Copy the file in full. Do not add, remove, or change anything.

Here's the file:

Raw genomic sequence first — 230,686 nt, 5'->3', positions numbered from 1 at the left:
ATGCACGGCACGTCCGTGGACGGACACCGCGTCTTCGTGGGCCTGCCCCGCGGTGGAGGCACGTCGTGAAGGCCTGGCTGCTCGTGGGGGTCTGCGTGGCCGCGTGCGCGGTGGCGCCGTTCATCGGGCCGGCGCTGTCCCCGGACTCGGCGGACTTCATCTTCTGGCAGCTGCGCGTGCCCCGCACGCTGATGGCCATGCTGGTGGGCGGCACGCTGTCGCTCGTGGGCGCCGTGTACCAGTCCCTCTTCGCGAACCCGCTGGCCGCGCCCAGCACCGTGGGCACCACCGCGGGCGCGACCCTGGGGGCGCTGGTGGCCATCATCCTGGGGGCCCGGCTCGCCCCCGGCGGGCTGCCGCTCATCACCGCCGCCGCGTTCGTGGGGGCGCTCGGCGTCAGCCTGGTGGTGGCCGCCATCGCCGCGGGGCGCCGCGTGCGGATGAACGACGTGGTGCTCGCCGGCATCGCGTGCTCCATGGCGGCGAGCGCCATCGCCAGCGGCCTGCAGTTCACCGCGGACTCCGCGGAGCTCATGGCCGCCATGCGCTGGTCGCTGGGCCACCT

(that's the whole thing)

Raw genomic sequence first — 230,686 nt, 5'->3', positions numbered from 1 at the left:
ATGCACGGCACGTCCGTGGACGGACACCGCGTCTTCGTGGGCCTGCCCCGCGGTGGAGGCACGTCGTGAAGGCCTGGCTGCTCGTGGGGGTCTGCGTGGCCGCGTGCGCGGTGGCGCCGTTCATCGGGCCGGCGCTGTCCCCGGACTCGGCGGACTTCATCTTCTGGCAGCTGCGCGTGCCCCGCACGCTGATGGCCATGCTGGTGGGCGGCACGCTGTCGCTCGTGGGCGCCGTGTACCAGTCCCTCTTCGCGAACCCGCTGGCCGCGCCCAGCACCGTGGGCACCACCGCGGGCGCGACCCTGGGGGCGCTGGTGGCCATCATCCTGGGGGCCCGGCTCGCCCCCGGCGGGCTGCCGCTCATCACCGCCGCCGCGTTCGTGGGGGCGCTCGGCGTCAGCCTGGTGGTGGCCGCCATCGCCGCGGGGCGCCGCGTGCGGATGAACGACGTGGTGCTCGCCGGCATCGCGTGCTCCATGGCGGCGAGCGCCATCGCCAGCGGCCTGCAGTTCACCGCGGACTCCGCGGAGCTCATGGCCGCCATGCGCTGGTCGCTGGGCCACCT